We talk with model, blogger and actress Lydia Hearst Hardwick about “The Haunting of Sharon Tate”, her career, and her love of horror.
Based on one of Hollywood’s most frightening murder cases, The Haunting of Sharon Tate takes a different look at the horrific story. I had the chance to interview Lydia Hearst Hardwick, the talented actress who plays Abigail Folger in the film.
I recently screened and reviewed The Haunting of Sharon Tate and found it to be an imaginative version of the tragic real events (read my review here). With an artsy ‘60s aesthetic, the film feels true to the times and, according to director Daniel Farrands, was done with care to try to not be just another exploitative version of the brutal crime.
I got a chance to talk to Lydia Hearst who plays Abigail Folger in the film. We talk about her experience making the movie, working on the Syfy series Z Nation, loving horror and her upcoming projects.
INTERVIEW WITH LYDIA HEARST
Los Angeles Zombie Girl: Hi Lydia, thanks so much for talking to me today!
Lydia Hearst: Good Morning. You’re welcome!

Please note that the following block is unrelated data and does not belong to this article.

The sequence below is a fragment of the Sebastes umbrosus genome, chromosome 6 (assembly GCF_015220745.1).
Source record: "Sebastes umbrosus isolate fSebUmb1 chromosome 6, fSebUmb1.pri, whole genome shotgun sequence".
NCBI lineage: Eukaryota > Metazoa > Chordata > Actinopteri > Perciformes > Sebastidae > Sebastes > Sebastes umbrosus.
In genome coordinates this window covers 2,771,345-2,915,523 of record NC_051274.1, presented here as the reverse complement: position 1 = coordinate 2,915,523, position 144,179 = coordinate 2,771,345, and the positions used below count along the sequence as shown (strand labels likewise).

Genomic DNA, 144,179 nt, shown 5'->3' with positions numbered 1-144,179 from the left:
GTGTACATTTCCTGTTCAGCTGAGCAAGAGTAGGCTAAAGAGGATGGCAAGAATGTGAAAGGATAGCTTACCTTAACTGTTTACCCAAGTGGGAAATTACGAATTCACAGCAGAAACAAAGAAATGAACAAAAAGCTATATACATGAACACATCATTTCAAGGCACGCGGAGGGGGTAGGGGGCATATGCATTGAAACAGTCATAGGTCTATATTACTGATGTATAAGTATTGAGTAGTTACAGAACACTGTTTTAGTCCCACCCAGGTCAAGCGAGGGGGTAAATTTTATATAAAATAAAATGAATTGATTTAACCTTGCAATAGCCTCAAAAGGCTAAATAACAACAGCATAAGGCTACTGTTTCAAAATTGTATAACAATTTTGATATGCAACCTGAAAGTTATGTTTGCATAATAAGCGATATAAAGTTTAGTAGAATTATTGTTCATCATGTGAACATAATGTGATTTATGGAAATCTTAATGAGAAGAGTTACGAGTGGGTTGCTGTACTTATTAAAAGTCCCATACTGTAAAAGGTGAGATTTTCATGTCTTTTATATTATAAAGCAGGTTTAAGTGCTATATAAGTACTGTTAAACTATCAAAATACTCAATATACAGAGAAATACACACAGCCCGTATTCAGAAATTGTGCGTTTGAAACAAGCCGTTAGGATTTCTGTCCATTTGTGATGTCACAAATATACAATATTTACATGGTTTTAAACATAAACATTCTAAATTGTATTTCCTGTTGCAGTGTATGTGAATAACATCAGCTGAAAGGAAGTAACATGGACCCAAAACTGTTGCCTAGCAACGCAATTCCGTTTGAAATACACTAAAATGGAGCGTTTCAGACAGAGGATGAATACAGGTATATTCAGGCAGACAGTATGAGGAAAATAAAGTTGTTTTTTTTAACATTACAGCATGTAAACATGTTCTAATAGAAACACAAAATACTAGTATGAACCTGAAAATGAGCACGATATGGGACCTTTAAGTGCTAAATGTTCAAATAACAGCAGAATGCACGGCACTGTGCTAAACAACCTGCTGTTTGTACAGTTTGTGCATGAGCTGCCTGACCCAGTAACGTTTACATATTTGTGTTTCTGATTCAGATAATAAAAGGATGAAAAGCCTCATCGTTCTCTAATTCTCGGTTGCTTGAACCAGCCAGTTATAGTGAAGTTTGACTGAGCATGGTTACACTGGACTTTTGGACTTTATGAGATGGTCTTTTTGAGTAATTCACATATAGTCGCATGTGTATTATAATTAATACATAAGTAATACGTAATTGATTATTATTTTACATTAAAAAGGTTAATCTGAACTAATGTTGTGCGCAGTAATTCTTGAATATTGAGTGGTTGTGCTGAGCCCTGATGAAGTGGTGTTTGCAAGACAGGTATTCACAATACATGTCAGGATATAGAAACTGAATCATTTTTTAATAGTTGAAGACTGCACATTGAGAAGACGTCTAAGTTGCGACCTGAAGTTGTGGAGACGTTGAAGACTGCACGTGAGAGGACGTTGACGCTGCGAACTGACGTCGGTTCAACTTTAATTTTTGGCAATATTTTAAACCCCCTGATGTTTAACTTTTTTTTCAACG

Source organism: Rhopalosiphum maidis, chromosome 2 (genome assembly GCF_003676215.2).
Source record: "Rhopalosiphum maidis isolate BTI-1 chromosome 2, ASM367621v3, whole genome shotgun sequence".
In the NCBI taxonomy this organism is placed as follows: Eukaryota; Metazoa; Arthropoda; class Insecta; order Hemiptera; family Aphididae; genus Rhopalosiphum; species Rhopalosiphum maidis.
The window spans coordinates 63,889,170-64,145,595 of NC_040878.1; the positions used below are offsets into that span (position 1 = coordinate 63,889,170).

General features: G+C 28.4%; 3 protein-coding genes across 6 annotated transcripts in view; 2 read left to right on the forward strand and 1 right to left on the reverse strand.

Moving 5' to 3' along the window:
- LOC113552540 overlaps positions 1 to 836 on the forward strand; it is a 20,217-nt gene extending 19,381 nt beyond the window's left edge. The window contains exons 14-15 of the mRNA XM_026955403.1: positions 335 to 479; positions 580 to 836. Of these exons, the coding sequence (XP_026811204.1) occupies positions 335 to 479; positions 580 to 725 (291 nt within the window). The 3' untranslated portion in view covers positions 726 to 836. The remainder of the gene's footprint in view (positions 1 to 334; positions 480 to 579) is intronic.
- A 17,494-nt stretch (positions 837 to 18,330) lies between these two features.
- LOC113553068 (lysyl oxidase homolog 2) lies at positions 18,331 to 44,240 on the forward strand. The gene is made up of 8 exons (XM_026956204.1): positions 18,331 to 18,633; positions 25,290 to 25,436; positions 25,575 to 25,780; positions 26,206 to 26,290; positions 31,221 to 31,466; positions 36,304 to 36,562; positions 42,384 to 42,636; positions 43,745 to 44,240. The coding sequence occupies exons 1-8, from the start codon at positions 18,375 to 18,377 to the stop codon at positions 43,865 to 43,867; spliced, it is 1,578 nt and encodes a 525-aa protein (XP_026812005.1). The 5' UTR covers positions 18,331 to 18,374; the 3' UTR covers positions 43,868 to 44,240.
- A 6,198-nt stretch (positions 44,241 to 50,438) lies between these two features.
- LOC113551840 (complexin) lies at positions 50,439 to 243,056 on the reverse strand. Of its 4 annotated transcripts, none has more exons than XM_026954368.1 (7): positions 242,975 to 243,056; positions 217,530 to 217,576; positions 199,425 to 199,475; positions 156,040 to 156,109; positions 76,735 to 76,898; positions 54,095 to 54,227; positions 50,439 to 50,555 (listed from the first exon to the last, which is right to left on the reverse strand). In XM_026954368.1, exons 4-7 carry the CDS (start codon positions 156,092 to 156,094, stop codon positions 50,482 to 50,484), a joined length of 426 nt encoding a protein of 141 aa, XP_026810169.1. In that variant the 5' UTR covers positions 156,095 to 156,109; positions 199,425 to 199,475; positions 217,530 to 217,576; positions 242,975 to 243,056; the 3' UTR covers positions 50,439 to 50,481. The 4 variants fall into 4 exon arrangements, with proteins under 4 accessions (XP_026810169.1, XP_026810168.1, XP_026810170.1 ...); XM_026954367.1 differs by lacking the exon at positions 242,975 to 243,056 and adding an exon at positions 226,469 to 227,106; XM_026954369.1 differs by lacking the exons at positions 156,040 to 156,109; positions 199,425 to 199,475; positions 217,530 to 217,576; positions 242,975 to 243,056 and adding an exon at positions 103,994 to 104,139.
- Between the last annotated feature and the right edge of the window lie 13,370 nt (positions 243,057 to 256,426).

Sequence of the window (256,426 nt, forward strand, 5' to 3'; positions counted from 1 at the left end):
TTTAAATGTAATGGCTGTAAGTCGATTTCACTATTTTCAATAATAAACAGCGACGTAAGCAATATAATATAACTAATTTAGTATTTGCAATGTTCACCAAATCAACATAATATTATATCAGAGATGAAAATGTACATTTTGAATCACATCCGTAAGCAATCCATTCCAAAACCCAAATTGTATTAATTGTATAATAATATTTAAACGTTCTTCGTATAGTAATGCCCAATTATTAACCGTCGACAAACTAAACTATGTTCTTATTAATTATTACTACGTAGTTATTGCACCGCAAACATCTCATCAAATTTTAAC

LAZG: I’d like to start by talking to you about the film The Haunting of Sharon Tate. What can you tell me about your experience working on this film?
LH: This was an incredible film to be a part of. I think one of the most important things that potential viewers need to understand is that yes, it is a horror film, but only because the tragic events that occurred, are so horrifying. The film is much more psychological and spiritual. And for me, that’s why I wanted to be a part of this project. The plot itself is inspired by an actual quote that was given by Sharon Tate about a year prior to her death, that was published in Fate magazine. She revealed that she had these nightmares about ghosts haunting her in her home, where she foresaw her own death at the hands of a satanic cult.